Meanwhile the Star League army disappeared into the periphery, the area of unknown and barely explored space surrounding the Inner Sphere. They would return later as the Clans and try to violently reform the Star League. This event has yet to occur in MechWarrior Online. Given that the Clans are superior warriors by their genetic breeding, training, significantly better technology and are honor bound to use as few resources as possible to wage war, it’s going to be a point of contention between players who want to be Clanners.

The are two reasons I fell out of the BattleTech fandom. First was that the politics started to get convoluted. The universe cannot really “stand still” like Warhammer 40k can. Change drives it. The second was that I had an argument with BattleTech author Blaine Lee Pardoe and was left sour by the incident. What can I say? I was a teenager.

Still, I’ve gotten over it. And MechWarrior Online returns the fighting to my favorite era: When it was just the Inner Sphere smashing itself during the Succession Wars. Although players will be invited to join one of the five major houses, they can also do their own thing and work as mercenaries. Scuttlebutt says that they can even form their own mercenary corporations.

The old BattleMech designs have been dusted off, detailed and streamlined. Instead of looking like boxy robot toys, they look more like genuine robots now, but they maintain their signature traits. The Atlas still sports a skull shaped head. The Jenner kinda looks like the U.S.S. Enterprise on two legs. You don’t need to even know what the original Hunchback looked like to fear that giant, over the shoulder cannon.

Although streamlined and detailed, the new designs keep the feel of the old ones intact.

Although streamlined and detailed, the new designs keep the feel of the old ones intact.

What originally made the MechWarrior games so great? A few things.

First, they were often objective based. Destroying your enemies is nice, but you often had more victory-oriented things to do. Defend this, scout that, support this, escort that and assassinate this guy. Some crazy missions focused on escaping a dangerous situation, like when that too-good-to-be-true 6 million credit contract is actually a set-up that almost gets you killed. Combine this with a variety of terrain from jungles to deserts, beneath the ocean to cities to space itself, and you have all kinds of crazy surprises waiting to be thrown at you.

The different missions helped balance out the available Mechs too. Light Mechs, 20 to 35 tons, usually don’t stand much of a chance against 100 ton Assault Mechs. But when your mission was to scout an area or escape a situation, sometimes that speed lets you pull off  objectives you couldn’t otherwise do.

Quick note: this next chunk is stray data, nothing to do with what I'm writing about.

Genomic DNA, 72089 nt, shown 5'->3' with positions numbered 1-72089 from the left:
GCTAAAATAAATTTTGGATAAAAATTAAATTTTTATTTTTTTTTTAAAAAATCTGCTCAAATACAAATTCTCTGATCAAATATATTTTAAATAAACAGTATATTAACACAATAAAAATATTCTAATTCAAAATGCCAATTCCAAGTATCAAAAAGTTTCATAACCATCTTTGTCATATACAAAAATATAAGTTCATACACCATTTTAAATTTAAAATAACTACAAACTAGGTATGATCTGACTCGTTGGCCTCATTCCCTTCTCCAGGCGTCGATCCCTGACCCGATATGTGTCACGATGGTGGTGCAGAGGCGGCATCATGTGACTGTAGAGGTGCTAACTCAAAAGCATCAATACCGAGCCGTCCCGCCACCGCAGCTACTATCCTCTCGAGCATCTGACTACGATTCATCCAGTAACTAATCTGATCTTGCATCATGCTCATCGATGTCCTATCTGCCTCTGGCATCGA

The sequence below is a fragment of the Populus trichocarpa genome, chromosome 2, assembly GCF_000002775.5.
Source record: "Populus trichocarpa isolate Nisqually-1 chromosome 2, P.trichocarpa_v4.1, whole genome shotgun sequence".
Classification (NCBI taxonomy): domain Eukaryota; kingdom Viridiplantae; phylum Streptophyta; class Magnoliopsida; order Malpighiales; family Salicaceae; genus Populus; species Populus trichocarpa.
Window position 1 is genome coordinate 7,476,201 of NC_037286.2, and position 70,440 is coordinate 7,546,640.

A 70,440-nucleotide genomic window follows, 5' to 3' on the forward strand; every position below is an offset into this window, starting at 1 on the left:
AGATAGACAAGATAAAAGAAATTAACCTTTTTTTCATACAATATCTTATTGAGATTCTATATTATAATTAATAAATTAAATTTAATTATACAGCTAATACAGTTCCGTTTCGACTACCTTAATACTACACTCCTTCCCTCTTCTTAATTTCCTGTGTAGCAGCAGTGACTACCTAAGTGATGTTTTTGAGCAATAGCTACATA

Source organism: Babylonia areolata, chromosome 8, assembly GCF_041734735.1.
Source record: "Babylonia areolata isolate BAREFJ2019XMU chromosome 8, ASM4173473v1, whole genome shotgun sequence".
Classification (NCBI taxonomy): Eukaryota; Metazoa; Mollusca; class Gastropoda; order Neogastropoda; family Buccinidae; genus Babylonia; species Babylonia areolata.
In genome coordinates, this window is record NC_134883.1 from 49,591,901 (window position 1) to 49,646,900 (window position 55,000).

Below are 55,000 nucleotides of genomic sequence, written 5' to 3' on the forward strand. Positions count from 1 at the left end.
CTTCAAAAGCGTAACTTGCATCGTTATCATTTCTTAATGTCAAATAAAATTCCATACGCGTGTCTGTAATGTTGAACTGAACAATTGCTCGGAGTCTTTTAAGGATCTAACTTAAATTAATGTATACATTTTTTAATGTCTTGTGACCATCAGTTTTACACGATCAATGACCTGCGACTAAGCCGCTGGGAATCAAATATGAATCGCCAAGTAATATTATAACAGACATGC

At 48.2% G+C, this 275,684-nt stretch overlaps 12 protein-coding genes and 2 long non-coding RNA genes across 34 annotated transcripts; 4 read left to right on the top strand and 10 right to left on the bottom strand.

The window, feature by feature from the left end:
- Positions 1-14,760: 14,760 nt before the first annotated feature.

Second was the game’s customizability and rewards system. You didn’t have to stick with just a Mech’s default configuration, you could customize it if there was something you didn’t like. The mercenary games from several years back took this further, offering all kinds of black market operations and trade systems that let you swap out parts and mechs. The best thing of all was the salvage system. Destroy an enemy mech and you often got first dibs on surviving parts. And if you took out just the cockpit, you could sometimes salvage the entire machine!

This system sometimes came with some intriguing downsides, which added to the uniqueness of the challenge. In MechWarrior 2: Mercenaries, destroyed parts could only be replaced if you brought replacements, or returned to the mercenary planet (not always an option). If your mech was destroyed but you ejected, you can keep going if you have a replacement mech or can afford the cheapest machine. Otherwise, game over.

This means that during multi-mission campaigns, your victories could be quite Pyrrhic. You had to manage your company finances as well as win your battles. I loved that.

After MechWarrior 3, there was a loss in quality in the coming games. Some innovative attempts revived my interest, such as MechCommander. But after college I walked away from the MechWarrior culture.

That was seven years ago. And hell, their new games are free to play. I think it’s time to see if this reboot will sink or swim.

There are still things I don’t know. Is the music on par with MechWarrior 2? Will there be contracts, looting and finance management components like Mercenaries? Since I can build my own mercenary company, will the social elements be inviting? That’s an aspect that has never existed before in the MechWarrior games. Will I need to take care of my pilots?

Guess we’ll find out before the year’s up.